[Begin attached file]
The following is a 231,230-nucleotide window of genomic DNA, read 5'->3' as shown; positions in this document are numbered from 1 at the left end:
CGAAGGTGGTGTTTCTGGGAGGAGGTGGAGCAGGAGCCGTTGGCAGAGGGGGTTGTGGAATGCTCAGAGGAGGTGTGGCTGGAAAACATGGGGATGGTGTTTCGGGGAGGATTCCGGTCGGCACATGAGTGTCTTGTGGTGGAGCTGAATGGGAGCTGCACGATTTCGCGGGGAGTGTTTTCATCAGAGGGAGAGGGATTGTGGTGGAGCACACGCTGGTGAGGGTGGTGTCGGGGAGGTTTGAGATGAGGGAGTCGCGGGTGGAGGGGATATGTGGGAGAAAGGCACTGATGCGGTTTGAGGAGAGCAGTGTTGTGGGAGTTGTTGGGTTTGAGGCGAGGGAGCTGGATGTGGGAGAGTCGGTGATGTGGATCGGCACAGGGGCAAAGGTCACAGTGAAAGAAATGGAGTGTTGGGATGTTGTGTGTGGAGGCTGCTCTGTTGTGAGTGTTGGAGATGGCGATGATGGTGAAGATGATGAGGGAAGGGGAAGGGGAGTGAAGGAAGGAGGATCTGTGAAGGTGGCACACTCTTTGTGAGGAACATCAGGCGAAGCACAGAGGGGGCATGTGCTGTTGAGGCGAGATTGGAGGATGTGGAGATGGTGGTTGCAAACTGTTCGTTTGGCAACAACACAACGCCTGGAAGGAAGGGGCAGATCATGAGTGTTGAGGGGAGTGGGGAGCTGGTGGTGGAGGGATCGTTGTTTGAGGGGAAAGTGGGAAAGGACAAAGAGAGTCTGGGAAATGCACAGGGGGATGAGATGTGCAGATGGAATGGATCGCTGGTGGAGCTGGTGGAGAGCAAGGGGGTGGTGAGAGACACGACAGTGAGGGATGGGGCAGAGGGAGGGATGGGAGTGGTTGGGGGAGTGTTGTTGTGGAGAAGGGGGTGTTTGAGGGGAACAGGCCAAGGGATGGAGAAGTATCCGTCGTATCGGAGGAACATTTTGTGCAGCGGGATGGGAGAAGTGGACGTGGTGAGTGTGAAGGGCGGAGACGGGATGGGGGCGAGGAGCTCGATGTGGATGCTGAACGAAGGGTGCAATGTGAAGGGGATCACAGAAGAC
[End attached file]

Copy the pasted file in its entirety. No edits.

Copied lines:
The following is a 231,230-nucleotide window of genomic DNA, read 5'->3' as shown; positions in this document are numbered from 1 at the left end:
CGAAGGTGGTGTTTCTGGGAGGAGGTGGAGCAGGAGCCGTTGGCAGAGGGGGTTGTGGAATGCTCAGAGGAGGTGTGGCTGGAAAACATGGGGATGGTGTTTCGGGGAGGATTCCGGTCGGCACATGAGTGTCTTGTGGTGGAGCTGAATGGGAGCTGCACGATTTCGCGGGGAGTGTTTTCATCAGAGGGAGAGGGATTGTGGTGGAGCACACGCTGGTGAGGGTGGTGTCGGGGAGGTTTGAGATGAGGGAGTCGCGGGTGGAGGGGATATGTGGGAGAAAGGCACTGATGCGGTTTGAGGAGAGCAGTGTTGTGGGAGTTGTTGGGTTTGAGGCGAGGGAGCTGGATGTGGGAGAGTCGGTGATGTGGATCGGCACAGGGGCAAAGGTCACAGTGAAAGAAATGGAGTGTTGGGATGTTGTGTGTGGAGGCTGCTCTGTTGTGAGTGTTGGAGATGGCGATGATGGTGAAGATGATGAGGGAAGGGGAAGGGGAGTGAAGGAAGGAGGATCTGTGAAGGTGGCACACTCTTTGTGAGGAACATCAGGCGAAGCACAGAGGGGGCATGTGCTGTTGAGGCGAGATTGGAGGATGTGGAGATGGTGGTTGCAAACTGTTCGTTTGGCAACAACACAACGCCTGGAAGGAAGGGGCAGATCATGAGTGTTGAGGGGAGTGGGGAGCTGGTGGTGGAGGGATCGTTGTTTGAGGGGAAAGTGGGAAAGGACAAAGAGAGTCTGGGAAATGCACAGGGGGATGAGATGTGCAGATGGAATGGATCGCTGGTGGAGCTGGTGGAGAGCAAGGGGGTGGTGAGAGACACGACAGTGAGGGATGGGGCAGAGGGAGGGATGGGAGTGGTTGGGGGAGTGTTGTTGTGGAGAAGGGGGTGTTTGAGGGGAACAGGCCAAGGGATGGAGAAGTATCCGTCGTATCGGAGGAACATTTTGTGCAGCGGGATGGGAGAAGTGGACGTGGTGAGTGTGAAGGGCGGAGACGGGATGGGGGCGAGGAGCTCGATGTGGATGCTGAACGAAGGGTGCAATGTGAAGGGGATCACAGAAGAC